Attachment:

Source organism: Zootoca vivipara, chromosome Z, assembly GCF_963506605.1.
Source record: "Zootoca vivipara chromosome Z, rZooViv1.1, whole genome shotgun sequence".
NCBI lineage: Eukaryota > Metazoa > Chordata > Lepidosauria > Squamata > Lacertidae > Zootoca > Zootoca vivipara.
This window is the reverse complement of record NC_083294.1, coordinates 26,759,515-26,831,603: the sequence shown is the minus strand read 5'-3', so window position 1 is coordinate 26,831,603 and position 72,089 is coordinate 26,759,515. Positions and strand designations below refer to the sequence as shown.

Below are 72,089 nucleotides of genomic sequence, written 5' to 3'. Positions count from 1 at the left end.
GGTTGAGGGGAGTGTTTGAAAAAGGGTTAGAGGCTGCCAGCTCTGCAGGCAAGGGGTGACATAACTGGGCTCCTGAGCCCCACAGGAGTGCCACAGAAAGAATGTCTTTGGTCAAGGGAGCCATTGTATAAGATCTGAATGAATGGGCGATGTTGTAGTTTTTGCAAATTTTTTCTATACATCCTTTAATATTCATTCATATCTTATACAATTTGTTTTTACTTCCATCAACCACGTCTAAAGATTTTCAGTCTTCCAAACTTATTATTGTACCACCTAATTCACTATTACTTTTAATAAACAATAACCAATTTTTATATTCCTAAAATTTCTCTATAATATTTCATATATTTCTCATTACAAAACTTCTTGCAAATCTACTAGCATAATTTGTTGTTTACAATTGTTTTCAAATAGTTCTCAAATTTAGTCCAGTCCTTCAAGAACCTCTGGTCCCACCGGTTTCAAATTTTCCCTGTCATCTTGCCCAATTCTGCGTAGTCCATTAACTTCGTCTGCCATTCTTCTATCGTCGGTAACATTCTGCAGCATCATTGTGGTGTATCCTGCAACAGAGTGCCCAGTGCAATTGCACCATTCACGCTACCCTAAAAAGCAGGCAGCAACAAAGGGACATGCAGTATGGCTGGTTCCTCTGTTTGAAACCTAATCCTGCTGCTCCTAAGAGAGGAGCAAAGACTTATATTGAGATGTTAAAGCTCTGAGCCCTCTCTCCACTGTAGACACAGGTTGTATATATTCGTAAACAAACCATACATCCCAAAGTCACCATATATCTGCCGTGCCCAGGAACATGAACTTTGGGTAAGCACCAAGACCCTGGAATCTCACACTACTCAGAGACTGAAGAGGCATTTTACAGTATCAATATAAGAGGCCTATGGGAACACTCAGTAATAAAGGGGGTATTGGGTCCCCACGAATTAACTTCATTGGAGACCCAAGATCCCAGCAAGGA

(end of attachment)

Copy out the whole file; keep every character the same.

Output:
Source organism: Zootoca vivipara, chromosome Z, assembly GCF_963506605.1.
Source record: "Zootoca vivipara chromosome Z, rZooViv1.1, whole genome shotgun sequence".
NCBI lineage: Eukaryota > Metazoa > Chordata > Lepidosauria > Squamata > Lacertidae > Zootoca > Zootoca vivipara.
This window is the reverse complement of record NC_083294.1, coordinates 26,759,515-26,831,603: the sequence shown is the minus strand read 5'-3', so window position 1 is coordinate 26,831,603 and position 72,089 is coordinate 26,759,515. Positions and strand designations below refer to the sequence as shown.

Below are 72,089 nucleotides of genomic sequence, written 5' to 3'. Positions count from 1 at the left end.
GGTTGAGGGGAGTGTTTGAAAAAGGGTTAGAGGCTGCCAGCTCTGCAGGCAAGGGGTGACATAACTGGGCTCCTGAGCCCCACAGGAGTGCCACAGAAAGAATGTCTTTGGTCAAGGGAGCCATTGTATAAGATCTGAATGAATGGGCGATGTTGTAGTTTTTGCAAATTTTTTCTATACATCCTTTAATATTCATTCATATCTTATACAATTTGTTTTTACTTCCATCAACCACGTCTAAAGATTTTCAGTCTTCCAAACTTATTATTGTACCACCTAATTCACTATTACTTTTAATAAACAATAACCAATTTTTATATTCCTAAAATTTCTCTATAATATTTCATATATTTCTCATTACAAAACTTCTTGCAAATCTACTAGCATAATTTGTTGTTTACAATTGTTTTCAAATAGTTCTCAAATTTAGTCCAGTCCTTCAAGAACCTCTGGTCCCACCGGTTTCAAATTTTCCCTGTCATCTTGCCCAATTCTGCGTAGTCCATTAACTTCGTCTGCCATTCTTCTATCGTCGGTAACATTCTGCAGCATCATTGTGGTGTATCCTGCAACAGAGTGCCCAGTGCAATTGCACCATTCACGCTACCCTAAAAAGCAGGCAGCAACAAAGGGACATGCAGTATGGCTGGTTCCTCTGTTTGAAACCTAATCCTGCTGCTCCTAAGAGAGGAGCAAAGACTTATATTGAGATGTTAAAGCTCTGAGCCCTCTCTCCACTGTAGACACAGGTTGTATATATTCGTAAACAAACCATACATCCCAAAGTCACCATATATCTGCCGTGCCCAGGAACATGAACTTTGGGTAAGCACCAAGACCCTGGAATCTCACACTACTCAGAGACTGAAGAGGCATTTTACAGTATCAATATAAGAGGCCTATGGGAACACTCAGTAATAAAGGGGGTATTGGGTCCCCACGAATTAACTTCATTGGAGACCCAAGATCCCAGCAAGGA